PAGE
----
WEST HAVEN —The city council has unanimously decided to contract with the Weber County Sheriff’s Office for police services rather than form a city police department.
After more than two hours of discussion this week, the council decided the county’s offer to lower its contract price from $844,000 to $670,000 was too good to turn down. That amount will fund six patrolmen and one detective for the fiscal year that begins July 1, 2013.
The council also didn’t feel comfortable having to make a final decision on police services by Dec. 11, the date the sheriff’s department has to have its budget finalized for the coming year.
“I thought coming in to this tonight that, for me, it was a go toward forming our own police department,” Councilman Blaine Holmes said. “But now since I have heard both sides, I feel we should take the county’s offer and take the next year to learn all the details we need to make a decision this important to our city and to do some soul searching.”
Mayor Brian Melaney laid out the advantages and disadvantages between the two options.
“My duty as mayor is to do what you decide and I will do that with my fullest energy,” Melaney said.
“If you decide to stay with the sheriff’s office, my job is very easy — I instruct the treasurer to write a check. If you decide to go with our own force, I kiss my wife tonight and tell her I will see her in January. I have to find a police chief and put a police department in place.”
The council’s final decision is the culmination of months of negotiations between West Haven, Hooper and the sheriff’s office to either accept the increased cost of contracting with the sheriff or form their own police department.
Former South Ogden Police Chief Val Shupe was asked by West Haven and Hooper to develop an analysis to show what it would take for the two cities to create and maintain a joint police department.
Shupe presented that analysis to the Hooper council at its last meeting, showing that if the two cities were to join forces they could have a fully funded force for about $1.1 million a year. Hooper opted instead to stay with the county.
Shupe then reconfigured his analysis for West Haven to go it alone. He told the council that cost would be $855,523. That would include personnel costs for seven full-time and five part-time officers, as well as other expenses, including vehicles.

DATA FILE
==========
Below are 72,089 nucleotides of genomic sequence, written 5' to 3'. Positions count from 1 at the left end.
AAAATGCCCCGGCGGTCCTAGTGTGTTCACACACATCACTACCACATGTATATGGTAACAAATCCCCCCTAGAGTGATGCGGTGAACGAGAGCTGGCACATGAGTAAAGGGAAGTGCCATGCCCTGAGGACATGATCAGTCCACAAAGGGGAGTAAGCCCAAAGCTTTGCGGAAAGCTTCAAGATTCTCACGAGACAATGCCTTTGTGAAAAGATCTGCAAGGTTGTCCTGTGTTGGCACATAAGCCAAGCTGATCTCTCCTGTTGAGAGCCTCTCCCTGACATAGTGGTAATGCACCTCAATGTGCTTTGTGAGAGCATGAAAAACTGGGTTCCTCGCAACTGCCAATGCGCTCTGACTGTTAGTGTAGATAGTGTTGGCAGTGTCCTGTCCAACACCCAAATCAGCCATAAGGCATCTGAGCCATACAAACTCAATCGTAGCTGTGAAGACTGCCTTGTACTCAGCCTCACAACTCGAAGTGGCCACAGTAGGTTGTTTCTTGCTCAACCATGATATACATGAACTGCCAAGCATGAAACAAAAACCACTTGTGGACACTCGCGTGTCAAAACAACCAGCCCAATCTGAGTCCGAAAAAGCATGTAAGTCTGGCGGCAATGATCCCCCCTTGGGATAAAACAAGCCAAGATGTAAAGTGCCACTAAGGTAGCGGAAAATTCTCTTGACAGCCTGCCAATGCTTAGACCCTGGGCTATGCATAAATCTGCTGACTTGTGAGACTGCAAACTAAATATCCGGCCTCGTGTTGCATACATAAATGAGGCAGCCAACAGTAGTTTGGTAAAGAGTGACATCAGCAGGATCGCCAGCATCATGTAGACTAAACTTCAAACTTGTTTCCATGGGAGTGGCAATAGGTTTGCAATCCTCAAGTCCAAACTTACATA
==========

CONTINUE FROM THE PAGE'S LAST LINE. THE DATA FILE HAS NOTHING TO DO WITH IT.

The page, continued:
Weber County Sheriff’s Chief Deputy Klint Anderson told the council he wouldn’t try to talk West Haven out of forming its own department.
“We want to partner with you to get there, but our officers have done a great job and I am very fond of them,” he said. “I also care about your residents, and in the end, we all want what’s best for your city.”
He said the decision to have to raise costs for most cities that contract with the sheriff was based on an 18-month study that showed there was an imbalance in what each city was paying. He said this wasn’t the cities’ fault and that they each had paid what they were asked to pay, but that it was time to make adjustments.
Anderson said that, on average, a city the size and with the demographic makeup of West Haven would want a police department of 15 or more officers and several non-sworn employees..
“Our desire was that West Haven contract with us for 9-10 deputies at $844,000 to $960,000 and we feel we can provide services comparable to a 15-man department by sharing supervisors and commanders along with administrative overhead with the county and other contract cities.”
Anderson acknowledged it is a big leap from the $354,000 the city now pays to the $844,000 the sheriff’s office originally was seeking.
“We have negotiated (a price of) $670,000 for a one-year period, which will fund six patrolmen and one detective who will directly serve West Haven.”
The amount charged the city will then increase to the $844,000 over the next two years.
He said that this is a very trim police presence and does not allow for much in the way of crime prevention activities, but deputies will use all of their free time between 911 calls to conduct traffic enforcement and patrol neighborhoods so that they are seen and can serve as a conspicuous crime deterrent.
The new contract will take effect on July 1, 2013.